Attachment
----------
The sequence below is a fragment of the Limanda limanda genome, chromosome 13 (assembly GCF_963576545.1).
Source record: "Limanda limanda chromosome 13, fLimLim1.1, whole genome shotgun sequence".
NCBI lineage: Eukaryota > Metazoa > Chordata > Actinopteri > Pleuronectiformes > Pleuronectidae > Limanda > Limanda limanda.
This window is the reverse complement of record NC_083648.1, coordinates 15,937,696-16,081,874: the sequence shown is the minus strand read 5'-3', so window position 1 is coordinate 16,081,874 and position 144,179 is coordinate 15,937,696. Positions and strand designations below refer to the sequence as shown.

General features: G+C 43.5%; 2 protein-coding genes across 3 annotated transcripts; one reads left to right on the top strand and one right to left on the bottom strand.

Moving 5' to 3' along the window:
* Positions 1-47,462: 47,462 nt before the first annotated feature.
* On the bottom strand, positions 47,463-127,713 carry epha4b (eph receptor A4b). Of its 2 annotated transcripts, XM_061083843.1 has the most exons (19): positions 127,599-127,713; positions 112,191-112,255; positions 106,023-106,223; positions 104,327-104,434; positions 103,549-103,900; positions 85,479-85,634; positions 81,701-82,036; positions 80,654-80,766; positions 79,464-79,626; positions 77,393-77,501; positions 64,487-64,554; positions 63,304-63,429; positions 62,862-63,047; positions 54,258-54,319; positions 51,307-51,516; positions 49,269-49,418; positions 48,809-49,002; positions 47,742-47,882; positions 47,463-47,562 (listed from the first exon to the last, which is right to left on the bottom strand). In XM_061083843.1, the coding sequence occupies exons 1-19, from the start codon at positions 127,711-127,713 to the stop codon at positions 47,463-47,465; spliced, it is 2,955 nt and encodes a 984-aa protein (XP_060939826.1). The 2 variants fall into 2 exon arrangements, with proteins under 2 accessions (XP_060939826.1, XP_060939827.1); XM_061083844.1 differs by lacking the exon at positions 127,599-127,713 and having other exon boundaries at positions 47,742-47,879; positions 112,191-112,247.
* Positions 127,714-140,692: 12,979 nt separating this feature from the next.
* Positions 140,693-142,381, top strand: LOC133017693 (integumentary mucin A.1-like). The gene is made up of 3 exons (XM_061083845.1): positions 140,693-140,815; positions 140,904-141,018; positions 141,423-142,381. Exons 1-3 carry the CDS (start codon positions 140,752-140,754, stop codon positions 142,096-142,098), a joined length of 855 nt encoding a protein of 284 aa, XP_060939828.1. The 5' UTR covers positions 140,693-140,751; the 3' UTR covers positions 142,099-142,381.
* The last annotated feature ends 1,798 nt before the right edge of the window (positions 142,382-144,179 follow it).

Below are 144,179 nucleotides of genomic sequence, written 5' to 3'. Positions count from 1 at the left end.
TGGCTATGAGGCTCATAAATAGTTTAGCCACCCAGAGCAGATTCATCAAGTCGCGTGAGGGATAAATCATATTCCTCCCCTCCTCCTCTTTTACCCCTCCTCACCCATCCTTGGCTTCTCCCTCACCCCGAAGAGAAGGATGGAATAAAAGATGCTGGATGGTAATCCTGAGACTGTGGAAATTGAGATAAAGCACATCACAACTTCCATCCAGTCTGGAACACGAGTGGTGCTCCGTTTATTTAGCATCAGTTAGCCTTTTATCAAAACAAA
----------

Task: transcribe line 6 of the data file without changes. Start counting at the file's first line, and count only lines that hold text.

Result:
Moving 5' to 3' along the window: